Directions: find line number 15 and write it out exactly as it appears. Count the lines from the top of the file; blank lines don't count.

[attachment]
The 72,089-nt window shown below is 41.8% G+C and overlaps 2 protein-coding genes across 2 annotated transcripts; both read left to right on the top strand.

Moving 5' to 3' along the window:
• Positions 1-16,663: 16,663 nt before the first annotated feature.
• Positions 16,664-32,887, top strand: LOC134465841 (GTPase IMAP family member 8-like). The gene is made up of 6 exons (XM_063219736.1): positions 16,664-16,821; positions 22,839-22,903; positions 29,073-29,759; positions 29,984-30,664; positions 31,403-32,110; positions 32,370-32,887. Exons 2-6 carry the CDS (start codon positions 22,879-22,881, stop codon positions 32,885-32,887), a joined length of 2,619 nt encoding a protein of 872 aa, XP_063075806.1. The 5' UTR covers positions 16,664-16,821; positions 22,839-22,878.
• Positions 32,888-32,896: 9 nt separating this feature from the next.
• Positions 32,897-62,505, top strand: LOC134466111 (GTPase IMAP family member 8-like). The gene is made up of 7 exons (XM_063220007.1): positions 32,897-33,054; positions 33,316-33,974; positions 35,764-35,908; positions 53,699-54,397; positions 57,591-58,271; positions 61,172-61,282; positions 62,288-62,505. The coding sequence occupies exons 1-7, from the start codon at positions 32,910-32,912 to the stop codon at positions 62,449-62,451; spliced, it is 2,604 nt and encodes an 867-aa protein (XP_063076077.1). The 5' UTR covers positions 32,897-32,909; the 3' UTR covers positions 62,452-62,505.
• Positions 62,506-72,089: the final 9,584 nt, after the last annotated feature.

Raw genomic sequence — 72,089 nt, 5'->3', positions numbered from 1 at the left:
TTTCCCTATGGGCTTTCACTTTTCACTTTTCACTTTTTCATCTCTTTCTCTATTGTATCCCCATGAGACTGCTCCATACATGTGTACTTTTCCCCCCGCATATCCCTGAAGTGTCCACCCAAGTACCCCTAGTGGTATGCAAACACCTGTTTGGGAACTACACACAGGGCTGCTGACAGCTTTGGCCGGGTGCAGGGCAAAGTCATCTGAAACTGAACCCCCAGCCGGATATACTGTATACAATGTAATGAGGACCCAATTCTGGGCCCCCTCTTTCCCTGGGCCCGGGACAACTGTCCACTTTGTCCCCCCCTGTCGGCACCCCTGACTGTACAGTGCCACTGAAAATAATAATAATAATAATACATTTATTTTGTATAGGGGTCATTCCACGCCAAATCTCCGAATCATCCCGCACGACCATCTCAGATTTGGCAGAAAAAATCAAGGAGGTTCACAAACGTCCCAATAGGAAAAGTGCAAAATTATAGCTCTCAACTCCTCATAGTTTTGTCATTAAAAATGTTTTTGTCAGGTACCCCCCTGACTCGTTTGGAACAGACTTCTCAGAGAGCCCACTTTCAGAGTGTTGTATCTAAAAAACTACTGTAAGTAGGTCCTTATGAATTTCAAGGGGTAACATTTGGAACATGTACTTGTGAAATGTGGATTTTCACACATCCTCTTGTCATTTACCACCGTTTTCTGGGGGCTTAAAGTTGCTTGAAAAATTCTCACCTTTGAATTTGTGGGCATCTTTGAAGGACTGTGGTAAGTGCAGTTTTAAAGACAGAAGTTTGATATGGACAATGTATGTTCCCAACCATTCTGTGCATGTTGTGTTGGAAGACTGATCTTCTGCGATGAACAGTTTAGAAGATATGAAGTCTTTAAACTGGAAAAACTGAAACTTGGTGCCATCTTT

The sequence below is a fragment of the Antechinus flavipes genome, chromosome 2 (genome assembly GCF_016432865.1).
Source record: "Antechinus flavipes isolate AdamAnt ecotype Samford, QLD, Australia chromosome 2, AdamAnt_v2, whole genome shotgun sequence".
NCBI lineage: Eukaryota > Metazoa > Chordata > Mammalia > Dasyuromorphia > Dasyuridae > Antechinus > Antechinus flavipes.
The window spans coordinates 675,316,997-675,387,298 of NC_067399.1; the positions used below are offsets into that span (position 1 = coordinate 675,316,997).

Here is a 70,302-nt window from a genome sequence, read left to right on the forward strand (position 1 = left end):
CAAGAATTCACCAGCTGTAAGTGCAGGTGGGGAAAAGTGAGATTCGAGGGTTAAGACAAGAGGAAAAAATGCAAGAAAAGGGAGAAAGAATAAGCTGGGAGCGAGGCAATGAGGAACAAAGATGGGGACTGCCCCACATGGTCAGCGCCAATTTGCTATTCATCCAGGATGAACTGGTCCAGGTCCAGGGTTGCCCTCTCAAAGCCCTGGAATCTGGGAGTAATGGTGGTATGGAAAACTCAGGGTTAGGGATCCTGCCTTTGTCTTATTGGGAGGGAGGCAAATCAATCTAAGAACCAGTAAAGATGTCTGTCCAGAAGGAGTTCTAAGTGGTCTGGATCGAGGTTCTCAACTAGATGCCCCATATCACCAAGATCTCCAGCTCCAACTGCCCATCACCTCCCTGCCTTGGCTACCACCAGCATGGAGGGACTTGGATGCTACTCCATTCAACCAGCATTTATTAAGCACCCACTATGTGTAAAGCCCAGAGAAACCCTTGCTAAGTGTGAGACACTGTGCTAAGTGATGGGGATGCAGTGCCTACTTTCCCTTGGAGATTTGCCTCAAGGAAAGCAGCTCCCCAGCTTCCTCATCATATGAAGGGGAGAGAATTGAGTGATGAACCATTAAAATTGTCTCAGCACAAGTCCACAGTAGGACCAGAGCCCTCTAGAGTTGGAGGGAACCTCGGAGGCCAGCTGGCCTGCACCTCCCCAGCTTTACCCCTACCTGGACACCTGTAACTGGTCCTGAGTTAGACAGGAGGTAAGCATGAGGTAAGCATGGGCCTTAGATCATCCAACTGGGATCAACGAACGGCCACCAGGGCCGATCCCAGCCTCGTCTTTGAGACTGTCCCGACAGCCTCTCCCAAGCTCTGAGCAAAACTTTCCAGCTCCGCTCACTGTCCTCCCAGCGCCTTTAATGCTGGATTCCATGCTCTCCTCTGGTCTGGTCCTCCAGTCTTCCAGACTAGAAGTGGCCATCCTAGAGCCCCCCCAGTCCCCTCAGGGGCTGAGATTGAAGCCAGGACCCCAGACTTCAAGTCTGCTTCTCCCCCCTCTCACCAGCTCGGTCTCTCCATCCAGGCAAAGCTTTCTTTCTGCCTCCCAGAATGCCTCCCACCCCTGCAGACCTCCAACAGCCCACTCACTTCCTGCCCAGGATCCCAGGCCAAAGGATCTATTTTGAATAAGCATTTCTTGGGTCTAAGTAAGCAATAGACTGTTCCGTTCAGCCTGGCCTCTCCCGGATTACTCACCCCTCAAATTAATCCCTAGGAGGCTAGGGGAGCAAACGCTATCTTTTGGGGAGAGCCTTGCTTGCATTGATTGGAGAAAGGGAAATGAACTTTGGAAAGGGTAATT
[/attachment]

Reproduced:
CAAGAATTCACCAGCTGTAAGTGCAGGTGGGGAAAAGTGAGATTCGAGGGTTAAGACAAGAGGAAAAAATGCAAGAAAAGGGAGAAAGAATAAGCTGGGAGCGAGGCAATGAGGAACAAAGATGGGGACTGCCCCACATGGTCAGCGCCAATTTGCTATTCATCCAGGATGAACTGGTCCAGGTCCAGGGTTGCCCTCTCAAAGCCCTGGAATCTGGGAGTAATGGTGGTATGGAAAACTCAGGGTTAGGGATCCTGCCTTTGTCTTATTGGGAGGGAGGCAAATCAATCTAAGAACCAGTAAAGATGTCTGTCCAGAAGGAGTTCTAAGTGGTCTGGATCGAGGTTCTCAACTAGATGCCCCATATCACCAAGATCTCCAGCTCCAACTGCCCATCACCTCCCTGCCTTGGCTACCACCAGCATGGAGGGACTTGGATGCTACTCCATTCAACCAGCATTTATTAAGCACCCACTATGTGTAAAGCCCAGAGAAACCCTTGCTAAGTGTGAGACACTGTGCTAAGTGATGGGGATGCAGTGCCTACTTTCCCTTGGAGATTTGCCTCAAGGAAAGCAGCTCCCCAGCTTCCTCATCATATGAAGGGGAGAGAATTGAGTGATGAACCATTAAAATTGTCTCAGCACAAGTCCACAGTAGGACCAGAGCCCTCTAGAGTTGGAGGGAACCTCGGAGGCCAGCTGGCCTGCACCTCCCCAGCTTTACCCCTACCTGGACACCTGTAACTGGTCCTGAGTTAGACAGGAGGTAAGCATGAGGTAAGCATGGGCCTTAGATCATCCAACTGGGATCAACGAACGGCCACCAGGGCCGATCCCAGCCTCGTCTTTGAGACTGTCCCGACAGCCTCTCCCAAGCTCTGAGCAAAACTTTCCAGCTCCGCTCACTGTCCTCCCAGCGCCTTTAATGCTGGATTCCATGCTCTCCTCTGGTCTGGTCCTCCAGTCTTCCAGACTAGAAGTGGCCATCCTAGAGCCCCCCCAGTCCCCTCAGGGGCTGAGATTGAAGCCAGGACCCCAGACTTCAAGTCTGCTTCTCCCCCCTCTCACCAGCTCGGTCTCTCCATCCAGGCAAAGCTTTCTTTCTGCCTCCCAGAATGCCTCCCACCCCTGCAGACCTCCAACAGCCCACTCACTTCCTGCCCAGGATCCCAGGCCAAAGGATCTATTTTGAATAAGCATTTCTTGGGTCTAAGTAAGCAATAGACTGTTCCGTTCAGCCTGGCCTCTCCCGGATTACTCACCCCTCAAATTAATCCCTAGGAGGCTAGGGGAGCAAACGCTATCTTTTGGGGAGAGCCTTGCTTGCATTGATTGGAGAAAGGGAAATGAACTTTGGAAAGGGTAATT